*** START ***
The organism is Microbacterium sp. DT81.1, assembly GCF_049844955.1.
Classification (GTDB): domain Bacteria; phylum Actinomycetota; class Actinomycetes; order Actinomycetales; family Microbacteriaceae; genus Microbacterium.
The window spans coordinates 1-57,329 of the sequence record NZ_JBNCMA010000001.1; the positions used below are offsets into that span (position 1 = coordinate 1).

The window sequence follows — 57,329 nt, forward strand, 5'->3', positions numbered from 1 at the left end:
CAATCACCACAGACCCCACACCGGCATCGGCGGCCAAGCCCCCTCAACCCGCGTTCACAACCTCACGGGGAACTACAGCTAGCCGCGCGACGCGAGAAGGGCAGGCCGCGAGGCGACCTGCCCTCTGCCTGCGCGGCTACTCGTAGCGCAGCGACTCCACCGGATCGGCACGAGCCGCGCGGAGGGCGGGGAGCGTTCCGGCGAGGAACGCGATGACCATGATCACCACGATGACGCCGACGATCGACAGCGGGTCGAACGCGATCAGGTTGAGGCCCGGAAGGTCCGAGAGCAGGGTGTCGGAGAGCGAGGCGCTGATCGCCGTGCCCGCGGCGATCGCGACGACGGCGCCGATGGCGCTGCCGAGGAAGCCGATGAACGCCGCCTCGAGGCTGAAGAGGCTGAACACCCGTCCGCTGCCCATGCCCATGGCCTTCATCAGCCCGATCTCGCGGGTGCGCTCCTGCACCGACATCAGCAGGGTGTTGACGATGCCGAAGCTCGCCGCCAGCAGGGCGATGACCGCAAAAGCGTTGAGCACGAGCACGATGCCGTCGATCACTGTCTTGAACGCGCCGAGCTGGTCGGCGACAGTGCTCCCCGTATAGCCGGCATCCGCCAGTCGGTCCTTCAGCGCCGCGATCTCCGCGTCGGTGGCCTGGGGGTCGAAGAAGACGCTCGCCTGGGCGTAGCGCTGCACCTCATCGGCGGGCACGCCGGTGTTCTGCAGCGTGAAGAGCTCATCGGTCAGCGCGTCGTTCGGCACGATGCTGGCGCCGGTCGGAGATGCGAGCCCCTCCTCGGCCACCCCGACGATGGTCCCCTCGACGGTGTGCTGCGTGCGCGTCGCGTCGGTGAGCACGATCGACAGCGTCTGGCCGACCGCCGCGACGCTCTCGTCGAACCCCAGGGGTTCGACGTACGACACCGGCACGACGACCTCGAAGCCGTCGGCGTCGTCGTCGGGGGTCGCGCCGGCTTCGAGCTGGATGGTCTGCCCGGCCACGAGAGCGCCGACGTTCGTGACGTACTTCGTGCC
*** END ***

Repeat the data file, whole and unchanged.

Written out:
The organism is Microbacterium sp. DT81.1, assembly GCF_049844955.1.
Classification (GTDB): domain Bacteria; phylum Actinomycetota; class Actinomycetes; order Actinomycetales; family Microbacteriaceae; genus Microbacterium.
The window spans coordinates 1-57,329 of the sequence record NZ_JBNCMA010000001.1; the positions used below are offsets into that span (position 1 = coordinate 1).

The window sequence follows — 57,329 nt, forward strand, 5'->3', positions numbered from 1 at the left end:
CAATCACCACAGACCCCACACCGGCATCGGCGGCCAAGCCCCCTCAACCCGCGTTCACAACCTCACGGGGAACTACAGCTAGCCGCGCGACGCGAGAAGGGCAGGCCGCGAGGCGACCTGCCCTCTGCCTGCGCGGCTACTCGTAGCGCAGCGACTCCACCGGATCGGCACGAGCCGCGCGGAGGGCGGGGAGCGTTCCGGCGAGGAACGCGATGACCATGATCACCACGATGACGCCGACGATCGACAGCGGGTCGAACGCGATCAGGTTGAGGCCCGGAAGGTCCGAGAGCAGGGTGTCGGAGAGCGAGGCGCTGATCGCCGTGCCCGCGGCGATCGCGACGACGGCGCCGATGGCGCTGCCGAGGAAGCCGATGAACGCCGCCTCGAGGCTGAAGAGGCTGAACACCCGTCCGCTGCCCATGCCCATGGCCTTCATCAGCCCGATCTCGCGGGTGCGCTCCTGCACCGACATCAGCAGGGTGTTGACGATGCCGAAGCTCGCCGCCAGCAGGGCGATGACCGCAAAAGCGTTGAGCACGAGCACGATGCCGTCGATCACTGTCTTGAACGCGCCGAGCTGGTCGGCGACAGTGCTCCCCGTATAGCCGGCATCCGCCAGTCGGTCCTTCAGCGCCGCGATCTCCGCGTCGGTGGCCTGGGGGTCGAAGAAGACGCTCGCCTGGGCGTAGCGCTGCACCTCATCGGCGGGCACGCCGGTGTTCTGCAGCGTGAAGAGCTCATCGGTCAGCGCGTCGTTCGGCACGATGCTGGCGCCGGTCGGAGATGCGAGCCCCTCCTCGGCCACCCCGACGATGGTCCCCTCGACGGTGTGCTGCGTGCGCGTCGCGTCGGTGAGCACGATCGACAGCGTCTGGCCGACCGCCGCGACGCTCTCGTCGAACCCCAGGGGTTCGACGTACGACACCGGCACGACGACCTCGAAGCCGTCGGCGTCGTCGTCGGGGGTCGCGCCGGCTTCGAGCTGGATGGTCTGCCCGGCCACGAGAGCGCCGACGTTCGTGACGTACTTCGTGCC